Disclaimer: This presentation does not constitute legal advice. This presentation does not create and attorney-client relationship. This presentation was accurate as of the date it was originally given, but may become inaccurate due to changes in the underlying legal framework.

  2. COPYRIGHTS: A copyright covers only the expression of a work and does not do anything to stop people from approaching clever ideas that happened to be embodied in that work. A Copyright extends to software?no one can copy it. No registration is mandatory, though registration could make for stronger claims later in case of infringement. Competitors could still look at software and come close to it without actually copying it. However, with a patent on the full invention, including the software, competitors are forbidden to design something like it.

  3. TRADE SECRETS: A trade secret is a duty to keep an invention secret, thus protecting it until a patent is issued or an invention is publicly disclosed. It is possible that this protection can be lost if secrets are not protected.

  4. TRADEMARKS: A trademark is either a word, phrase, symbol, or design that identifies and distinguishes the source of the goods or services of one party from those of others.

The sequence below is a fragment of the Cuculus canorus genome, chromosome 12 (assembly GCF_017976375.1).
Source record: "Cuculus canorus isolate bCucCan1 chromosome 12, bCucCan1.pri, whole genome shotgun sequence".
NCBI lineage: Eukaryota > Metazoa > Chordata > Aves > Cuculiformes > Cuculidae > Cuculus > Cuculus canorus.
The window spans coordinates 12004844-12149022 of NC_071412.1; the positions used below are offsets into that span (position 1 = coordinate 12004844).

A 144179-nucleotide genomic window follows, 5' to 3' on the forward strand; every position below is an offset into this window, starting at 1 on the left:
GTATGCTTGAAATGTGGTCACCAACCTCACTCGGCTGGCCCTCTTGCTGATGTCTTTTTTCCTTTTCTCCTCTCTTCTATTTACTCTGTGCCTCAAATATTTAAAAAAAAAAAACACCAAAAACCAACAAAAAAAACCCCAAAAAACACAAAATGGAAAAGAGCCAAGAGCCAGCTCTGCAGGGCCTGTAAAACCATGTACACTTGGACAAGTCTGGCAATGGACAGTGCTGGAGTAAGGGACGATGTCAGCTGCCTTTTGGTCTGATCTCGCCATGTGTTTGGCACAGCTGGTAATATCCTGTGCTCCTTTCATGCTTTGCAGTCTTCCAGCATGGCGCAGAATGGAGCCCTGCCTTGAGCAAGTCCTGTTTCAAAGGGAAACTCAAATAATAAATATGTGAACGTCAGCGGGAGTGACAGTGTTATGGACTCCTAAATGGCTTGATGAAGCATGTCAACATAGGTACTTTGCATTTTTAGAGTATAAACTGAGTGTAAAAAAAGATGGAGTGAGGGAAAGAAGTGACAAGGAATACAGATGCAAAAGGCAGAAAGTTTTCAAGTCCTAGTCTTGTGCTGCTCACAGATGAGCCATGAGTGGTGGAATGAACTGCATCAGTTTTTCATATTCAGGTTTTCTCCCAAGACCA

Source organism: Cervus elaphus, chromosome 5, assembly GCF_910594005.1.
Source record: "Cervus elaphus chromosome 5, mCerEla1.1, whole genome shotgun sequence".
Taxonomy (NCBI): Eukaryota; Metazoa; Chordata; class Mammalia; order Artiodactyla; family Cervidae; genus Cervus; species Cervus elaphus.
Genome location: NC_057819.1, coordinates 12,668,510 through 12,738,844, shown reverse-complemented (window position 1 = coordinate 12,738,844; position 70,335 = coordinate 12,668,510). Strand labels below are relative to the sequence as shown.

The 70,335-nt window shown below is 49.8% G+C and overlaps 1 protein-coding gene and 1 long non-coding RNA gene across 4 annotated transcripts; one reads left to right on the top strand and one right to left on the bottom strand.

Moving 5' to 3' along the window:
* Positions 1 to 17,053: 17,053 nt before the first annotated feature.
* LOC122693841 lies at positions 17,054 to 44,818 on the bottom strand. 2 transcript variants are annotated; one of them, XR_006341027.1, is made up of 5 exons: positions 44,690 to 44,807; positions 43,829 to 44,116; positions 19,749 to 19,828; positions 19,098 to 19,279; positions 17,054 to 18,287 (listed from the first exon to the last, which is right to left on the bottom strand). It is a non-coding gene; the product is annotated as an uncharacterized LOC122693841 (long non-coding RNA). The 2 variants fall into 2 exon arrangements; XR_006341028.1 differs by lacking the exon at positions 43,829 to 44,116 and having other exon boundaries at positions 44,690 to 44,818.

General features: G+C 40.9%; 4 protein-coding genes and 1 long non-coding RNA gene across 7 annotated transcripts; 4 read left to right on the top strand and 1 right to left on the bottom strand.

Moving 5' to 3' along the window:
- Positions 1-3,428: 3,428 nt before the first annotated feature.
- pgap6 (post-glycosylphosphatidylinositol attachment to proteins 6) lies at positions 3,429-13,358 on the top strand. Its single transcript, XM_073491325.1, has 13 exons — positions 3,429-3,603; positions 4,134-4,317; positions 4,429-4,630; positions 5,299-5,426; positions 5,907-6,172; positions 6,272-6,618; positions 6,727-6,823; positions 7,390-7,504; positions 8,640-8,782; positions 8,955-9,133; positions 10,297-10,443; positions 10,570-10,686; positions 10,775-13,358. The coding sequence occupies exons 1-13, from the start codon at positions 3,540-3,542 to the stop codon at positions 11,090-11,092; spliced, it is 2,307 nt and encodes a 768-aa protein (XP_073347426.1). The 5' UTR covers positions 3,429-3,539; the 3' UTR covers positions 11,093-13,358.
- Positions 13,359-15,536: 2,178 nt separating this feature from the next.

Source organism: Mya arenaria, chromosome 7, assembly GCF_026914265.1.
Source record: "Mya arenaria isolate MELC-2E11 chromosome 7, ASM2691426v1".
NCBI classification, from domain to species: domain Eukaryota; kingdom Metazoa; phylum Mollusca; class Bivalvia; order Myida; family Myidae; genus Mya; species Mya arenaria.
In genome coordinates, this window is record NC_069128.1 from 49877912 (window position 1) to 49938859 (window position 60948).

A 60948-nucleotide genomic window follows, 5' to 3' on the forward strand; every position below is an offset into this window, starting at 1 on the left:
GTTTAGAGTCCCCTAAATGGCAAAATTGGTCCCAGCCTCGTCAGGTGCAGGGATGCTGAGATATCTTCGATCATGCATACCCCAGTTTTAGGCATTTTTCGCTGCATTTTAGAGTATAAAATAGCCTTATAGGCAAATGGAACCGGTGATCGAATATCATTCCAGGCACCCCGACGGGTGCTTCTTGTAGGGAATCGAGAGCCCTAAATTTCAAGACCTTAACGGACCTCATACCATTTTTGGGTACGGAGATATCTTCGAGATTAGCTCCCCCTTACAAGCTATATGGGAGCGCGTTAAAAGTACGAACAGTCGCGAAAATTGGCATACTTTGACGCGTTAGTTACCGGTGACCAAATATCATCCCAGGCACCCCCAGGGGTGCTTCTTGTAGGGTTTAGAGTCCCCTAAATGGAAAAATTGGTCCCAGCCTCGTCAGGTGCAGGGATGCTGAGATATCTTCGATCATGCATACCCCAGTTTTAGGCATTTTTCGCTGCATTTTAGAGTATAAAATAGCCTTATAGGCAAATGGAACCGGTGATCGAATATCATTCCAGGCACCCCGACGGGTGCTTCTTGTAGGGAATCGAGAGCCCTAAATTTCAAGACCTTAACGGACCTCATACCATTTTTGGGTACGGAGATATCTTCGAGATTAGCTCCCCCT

Here is the official Illinois Policy Concerning Ownership of Intellectual Property Created by Students as Class Work.

Here is a list of Web Resources maintained by the OTM for the University's Patent Office. For more specific instructions, see the following section.

Invention or Software Copyright Disclosures

Here are instructions for dealing with invention disclosures or software copyright disclosures, should the need arise:

  1. Go to the OTM (Office of Technology Management) Web site: http://www.otm.illinois.edu/

  2. Under FORMS, there is the (1) Invention Disclosure Form and (2) Copyright Disclosure Form for Software/Multimedia Works. Complete and submit -- through the ECE Department -- the applicable Disclosure Form.

  3. The Invention Disclosure Form, under Section 14, contains the following statement:

    I (We) hereby agree to assign all right, title and interest to this invention to the UI and agree to execute all documents as requested, assigning to UI our rights in any patent application filed on this invention and to cooperate with the RTMO in the protection of this invention. UI will share any royalty income derived from the invention with the inventor(s) according to the General Rules, Article III, Section 8.

    Cross out/strike that paragraph -- and write in something like SEE ATTACHED LETTER -- and then add a letter that explains what you want from the University and why, giving as much detail as necessary for the OTM to check out the situation fully (i.e., that is not already covered by answering the questions in the Disclosure Form).

  4. After completing the Form, send it to the ECE Assistant to the Department Head in the Business Office (145 Everitt Lab). The form will be forwarded to OTM with a cover letter. OTM will then assign the Disclosure to a Tech Manager who will follow up as needed and coordinate a response to the students involved.